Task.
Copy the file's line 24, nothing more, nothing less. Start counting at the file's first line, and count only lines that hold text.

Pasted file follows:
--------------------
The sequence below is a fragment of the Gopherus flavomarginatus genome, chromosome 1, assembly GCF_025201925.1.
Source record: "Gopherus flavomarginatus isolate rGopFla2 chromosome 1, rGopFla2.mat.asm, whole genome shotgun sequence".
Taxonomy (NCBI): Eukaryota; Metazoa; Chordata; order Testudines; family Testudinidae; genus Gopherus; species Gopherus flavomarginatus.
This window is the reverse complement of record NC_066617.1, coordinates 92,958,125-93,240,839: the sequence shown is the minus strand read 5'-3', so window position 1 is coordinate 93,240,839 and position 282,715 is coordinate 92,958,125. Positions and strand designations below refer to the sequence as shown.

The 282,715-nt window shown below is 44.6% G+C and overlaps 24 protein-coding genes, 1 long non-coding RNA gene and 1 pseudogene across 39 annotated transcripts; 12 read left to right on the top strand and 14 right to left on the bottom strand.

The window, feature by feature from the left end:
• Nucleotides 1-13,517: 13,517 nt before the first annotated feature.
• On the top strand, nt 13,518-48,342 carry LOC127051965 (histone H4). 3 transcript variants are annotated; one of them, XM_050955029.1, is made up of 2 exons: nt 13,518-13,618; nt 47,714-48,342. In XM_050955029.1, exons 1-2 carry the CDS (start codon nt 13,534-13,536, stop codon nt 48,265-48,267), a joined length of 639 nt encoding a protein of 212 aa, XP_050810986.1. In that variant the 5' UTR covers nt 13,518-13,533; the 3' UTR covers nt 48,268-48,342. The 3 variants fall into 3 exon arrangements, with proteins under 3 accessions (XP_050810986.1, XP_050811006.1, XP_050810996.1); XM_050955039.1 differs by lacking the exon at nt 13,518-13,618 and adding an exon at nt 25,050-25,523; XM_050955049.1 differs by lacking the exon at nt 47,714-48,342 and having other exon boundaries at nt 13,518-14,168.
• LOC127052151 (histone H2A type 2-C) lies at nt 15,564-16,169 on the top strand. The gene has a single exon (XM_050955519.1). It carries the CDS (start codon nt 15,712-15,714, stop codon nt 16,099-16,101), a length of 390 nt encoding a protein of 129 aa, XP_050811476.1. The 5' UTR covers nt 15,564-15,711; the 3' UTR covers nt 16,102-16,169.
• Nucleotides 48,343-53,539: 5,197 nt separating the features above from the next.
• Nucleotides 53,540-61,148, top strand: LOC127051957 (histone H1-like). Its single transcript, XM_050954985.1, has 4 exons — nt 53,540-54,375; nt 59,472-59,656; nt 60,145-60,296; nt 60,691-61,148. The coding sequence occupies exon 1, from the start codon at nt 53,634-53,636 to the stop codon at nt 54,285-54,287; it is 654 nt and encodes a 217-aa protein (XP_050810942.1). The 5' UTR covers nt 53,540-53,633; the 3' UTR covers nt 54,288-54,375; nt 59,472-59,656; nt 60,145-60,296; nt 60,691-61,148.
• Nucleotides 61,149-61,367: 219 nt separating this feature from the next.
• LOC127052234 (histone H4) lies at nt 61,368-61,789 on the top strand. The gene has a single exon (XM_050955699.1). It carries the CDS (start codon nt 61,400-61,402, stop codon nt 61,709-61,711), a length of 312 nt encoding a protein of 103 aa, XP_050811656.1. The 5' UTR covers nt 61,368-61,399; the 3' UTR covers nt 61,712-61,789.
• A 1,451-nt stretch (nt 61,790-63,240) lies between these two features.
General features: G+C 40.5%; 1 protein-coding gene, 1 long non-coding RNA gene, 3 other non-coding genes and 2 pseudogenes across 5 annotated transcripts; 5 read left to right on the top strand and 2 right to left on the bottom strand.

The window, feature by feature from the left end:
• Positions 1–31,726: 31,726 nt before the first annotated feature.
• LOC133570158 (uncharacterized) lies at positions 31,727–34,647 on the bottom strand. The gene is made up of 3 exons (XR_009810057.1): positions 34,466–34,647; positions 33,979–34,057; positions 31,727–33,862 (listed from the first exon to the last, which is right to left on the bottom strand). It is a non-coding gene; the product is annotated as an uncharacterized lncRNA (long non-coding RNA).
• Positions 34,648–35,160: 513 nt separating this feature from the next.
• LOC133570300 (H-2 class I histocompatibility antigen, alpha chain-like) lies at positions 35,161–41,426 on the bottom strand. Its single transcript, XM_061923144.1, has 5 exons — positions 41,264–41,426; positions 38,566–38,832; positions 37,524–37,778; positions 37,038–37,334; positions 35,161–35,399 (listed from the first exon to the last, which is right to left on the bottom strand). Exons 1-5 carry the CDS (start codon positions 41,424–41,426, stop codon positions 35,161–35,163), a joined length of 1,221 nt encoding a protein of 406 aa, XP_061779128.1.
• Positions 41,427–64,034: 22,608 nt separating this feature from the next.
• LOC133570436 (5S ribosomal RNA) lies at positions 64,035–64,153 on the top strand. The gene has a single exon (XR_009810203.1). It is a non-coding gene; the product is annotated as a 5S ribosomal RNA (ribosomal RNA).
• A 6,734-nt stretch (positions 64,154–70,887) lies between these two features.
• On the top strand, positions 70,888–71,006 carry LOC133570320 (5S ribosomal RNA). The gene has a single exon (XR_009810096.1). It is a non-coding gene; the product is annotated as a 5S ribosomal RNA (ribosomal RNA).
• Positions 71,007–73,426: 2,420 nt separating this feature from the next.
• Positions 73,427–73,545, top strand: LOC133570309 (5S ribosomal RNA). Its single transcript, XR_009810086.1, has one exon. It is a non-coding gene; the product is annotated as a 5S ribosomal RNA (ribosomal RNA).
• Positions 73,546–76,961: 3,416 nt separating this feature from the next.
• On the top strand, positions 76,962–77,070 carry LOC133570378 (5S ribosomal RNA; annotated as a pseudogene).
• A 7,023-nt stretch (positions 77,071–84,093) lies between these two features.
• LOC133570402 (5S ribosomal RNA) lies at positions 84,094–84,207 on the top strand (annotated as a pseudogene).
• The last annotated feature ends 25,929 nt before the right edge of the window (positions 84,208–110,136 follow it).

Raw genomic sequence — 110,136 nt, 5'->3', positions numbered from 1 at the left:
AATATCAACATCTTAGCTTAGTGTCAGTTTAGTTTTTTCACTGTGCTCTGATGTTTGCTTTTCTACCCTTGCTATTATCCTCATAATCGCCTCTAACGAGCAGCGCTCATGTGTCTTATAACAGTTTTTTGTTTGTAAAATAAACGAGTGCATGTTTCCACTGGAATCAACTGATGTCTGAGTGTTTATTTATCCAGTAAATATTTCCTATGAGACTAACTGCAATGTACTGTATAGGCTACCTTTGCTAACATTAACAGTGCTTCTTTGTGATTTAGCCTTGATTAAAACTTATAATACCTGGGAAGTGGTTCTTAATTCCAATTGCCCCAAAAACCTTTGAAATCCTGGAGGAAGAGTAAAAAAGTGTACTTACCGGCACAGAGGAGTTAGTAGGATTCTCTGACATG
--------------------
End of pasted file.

• On the top strand, positions 70,888–71,006 carry LOC133570320 (5S ribosomal RNA). The gene has a single exon (XR_009810096.1). It is a non-coding gene; the product is annotated as a 5S ribosomal RNA (ribosomal RNA).